• Strict legal restrictions on foreign funding hit India’s NGOs

    CIVICUS interviews Mathew Jacob on the restrictions on freedom of association and attacks on civil society in India including laws on foreign funding. Jacob is the National Coordinator of Human Rights Defenders Alert – India (HRDA). HRDA is a national platform of human rights defenders for human rights defenders. Mathew is also a PhD scholar at the Tata Institute of Social Sciences, Mumbai. 


  • The Council must address arbitrary detention of human rights defenders

    Statement at the 48th Session of the UN Human Rights Council

    Delivered by Lisa Majumdar

    Thank you, Madame President.

    No one should be arbitrarily detained simply for peacefully protecting equality, freedom and justice for all. But worldwide, people are in prison for standing up for their rights and for the rights of their communities.

    Teresita Naul is a human rights defender who dedicated her life to protecting the poorest and the most marginalised. She is detained in the Philippines under spurious charges. Teresita’s case is illustrative of how the Philippines has repeatedly criminalised the work of human rights defenders.

    Sudha Bharadwaj is a human rights lawyer, and one of many human rights defenders charged and detained in India under the Unlawful Activities Prevention Act. This is a clear example of a case in which the use of vague and overly broad national security and anti-terrorism provisions has given authorities wide discretion to criminalise peaceful activities, a tactic highlighted by the Working Group on Arbitrary Detention.

    María Esperanza Sánchez García is human rights defender detained in Nicaragua, where false charges have been used as a strategy to criminalise activists and defenders to deny them status of political prisoner, and arbitrary detention used as a tactic to dismantle the political opposition.

    Abdulhadi Al-Khawaja, Co-Founder of the Gulf Centre for Human Rights, has spent a decade arbitrarily detained in Bahrain. This year he turned 60 in prison, separated from family and friends.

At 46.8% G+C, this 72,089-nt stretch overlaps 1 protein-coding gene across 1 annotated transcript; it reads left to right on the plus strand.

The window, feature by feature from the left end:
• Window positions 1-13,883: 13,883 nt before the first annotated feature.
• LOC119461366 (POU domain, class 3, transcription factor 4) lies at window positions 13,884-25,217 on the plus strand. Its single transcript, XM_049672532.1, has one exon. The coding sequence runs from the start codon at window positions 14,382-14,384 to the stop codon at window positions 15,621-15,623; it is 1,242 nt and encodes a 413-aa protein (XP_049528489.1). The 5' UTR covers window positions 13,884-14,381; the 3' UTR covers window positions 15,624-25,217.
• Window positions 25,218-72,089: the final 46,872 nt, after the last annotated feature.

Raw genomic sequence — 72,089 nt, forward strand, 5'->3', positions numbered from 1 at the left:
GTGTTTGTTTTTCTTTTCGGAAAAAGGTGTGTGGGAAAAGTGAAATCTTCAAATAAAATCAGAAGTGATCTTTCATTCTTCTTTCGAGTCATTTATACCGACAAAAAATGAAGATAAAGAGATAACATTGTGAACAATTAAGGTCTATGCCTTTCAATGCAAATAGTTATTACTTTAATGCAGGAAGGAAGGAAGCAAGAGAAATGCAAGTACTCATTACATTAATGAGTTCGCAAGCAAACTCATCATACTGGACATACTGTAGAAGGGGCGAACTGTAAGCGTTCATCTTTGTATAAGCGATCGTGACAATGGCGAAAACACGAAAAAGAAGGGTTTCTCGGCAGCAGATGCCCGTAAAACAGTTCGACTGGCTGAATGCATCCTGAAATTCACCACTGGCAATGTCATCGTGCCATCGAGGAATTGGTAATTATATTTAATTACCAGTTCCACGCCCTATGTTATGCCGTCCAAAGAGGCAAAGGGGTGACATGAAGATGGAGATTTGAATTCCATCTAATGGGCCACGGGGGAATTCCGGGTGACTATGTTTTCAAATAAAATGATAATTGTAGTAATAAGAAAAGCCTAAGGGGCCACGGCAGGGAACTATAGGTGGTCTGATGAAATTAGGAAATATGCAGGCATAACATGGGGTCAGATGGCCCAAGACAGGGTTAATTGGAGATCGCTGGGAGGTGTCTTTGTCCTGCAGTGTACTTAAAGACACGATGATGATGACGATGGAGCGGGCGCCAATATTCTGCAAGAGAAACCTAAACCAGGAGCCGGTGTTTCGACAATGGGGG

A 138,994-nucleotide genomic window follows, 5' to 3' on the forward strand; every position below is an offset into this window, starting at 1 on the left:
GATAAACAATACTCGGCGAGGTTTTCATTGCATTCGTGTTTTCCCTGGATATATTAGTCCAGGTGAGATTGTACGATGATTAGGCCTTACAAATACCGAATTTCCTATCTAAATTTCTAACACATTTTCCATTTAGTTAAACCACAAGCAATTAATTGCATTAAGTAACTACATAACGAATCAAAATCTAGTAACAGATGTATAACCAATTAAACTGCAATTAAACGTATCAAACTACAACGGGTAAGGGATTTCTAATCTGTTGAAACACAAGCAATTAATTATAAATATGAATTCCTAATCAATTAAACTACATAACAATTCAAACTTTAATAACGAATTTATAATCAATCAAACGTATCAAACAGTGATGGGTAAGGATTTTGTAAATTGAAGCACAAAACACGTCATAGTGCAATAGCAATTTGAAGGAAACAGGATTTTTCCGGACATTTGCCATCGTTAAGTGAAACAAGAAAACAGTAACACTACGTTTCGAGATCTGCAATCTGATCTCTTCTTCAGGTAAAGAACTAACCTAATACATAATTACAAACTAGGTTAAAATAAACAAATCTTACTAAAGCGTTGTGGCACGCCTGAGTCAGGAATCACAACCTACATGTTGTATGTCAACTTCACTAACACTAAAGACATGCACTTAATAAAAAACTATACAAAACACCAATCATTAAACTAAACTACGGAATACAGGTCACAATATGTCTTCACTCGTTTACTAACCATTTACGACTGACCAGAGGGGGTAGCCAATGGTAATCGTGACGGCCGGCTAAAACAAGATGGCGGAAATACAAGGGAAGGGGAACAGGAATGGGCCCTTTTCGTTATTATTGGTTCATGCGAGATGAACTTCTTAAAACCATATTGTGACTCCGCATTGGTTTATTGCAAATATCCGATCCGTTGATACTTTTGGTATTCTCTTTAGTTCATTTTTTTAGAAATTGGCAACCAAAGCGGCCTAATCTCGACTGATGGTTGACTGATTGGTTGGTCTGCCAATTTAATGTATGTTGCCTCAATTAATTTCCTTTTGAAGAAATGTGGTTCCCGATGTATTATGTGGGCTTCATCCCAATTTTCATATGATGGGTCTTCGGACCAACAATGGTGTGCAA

Human rights defenders are critical to the functioning of the Council’s mandate. We call on the Council to ensure that States who routinely practice arbitrary detention of human rights defenders are held to account and to ensure that human rights defenders are protected and can continue their vital work.

    We thank you.

    Civic space in the Philippines, India and Nicaragua is repressed and closed in Bahrain as rated by the CIVICUS Monitor


  • UN resolution needed to protect peaceful protests during the pandemic and beyond

    Joint statement at the 44th Session of the UN Human Rights Council

    Interactive Dialogue with the Special Rapporteur on freedom of association and peaceful assembly

    Madame President, Special Rapporteur,

    We thank the Special Rapporteur for his report, and for the work the mandate has done to protect freedom of assembly and association worldwide. These fundamental rights underpin the very existence of civil society.

    The report highlights that there have been multiple examples of civil society and social movements across the world galvanizing positive change, defending hard-won democratic values and developing innovative practices to address issues of injustice. People coming together to speak out have won better working conditions, furthered equality, ended forms of oppression.

    The benefits of a vibrant civil society, and of human rights defenders who are free to do their work, are tangible. In the past months, we have seen that society is central to crisis response and will continue to be central in building back better. There are so many gains still to come.

    States who suppress individuals and groups simply for speaking out willfully deny such enrichment.

    In Hong Kong, a sweeping security law imposed by China last week risks destroying its free and open civil society. Protesters have already been criminalized by the law. In India, suppression of peaceful protests against a discriminatory citizenship and arrests of human rights defenders who took part in these meetings represent efforts to silence voices against inequality and injustice. In the USA, Black lives Matter protests against systemic racism and police brutality have been met with state-sanctioned violence, including the deliberate targeting of journalists. In Egypt a systematic crack-down on civil society, human rights defenders and independent journalists has accelerated in the last several months.

    The current pandemic has accelerated and exacerbated existing challenges and there are numerous cases of States weaponizing the COVID-19 pandemic against civil society, from Hungary to Algeria to the Philippines.

    The rights to freedom of association and peaceful assembly are simply the right to organize and mobilise for a fairer, more just world. This session, the Council members have the opportunity to better protect these rights. We urge all States to support the resolution on peaceful protests, and to commit to ensuring space and voice for those who come together to speak out.

    Thank you.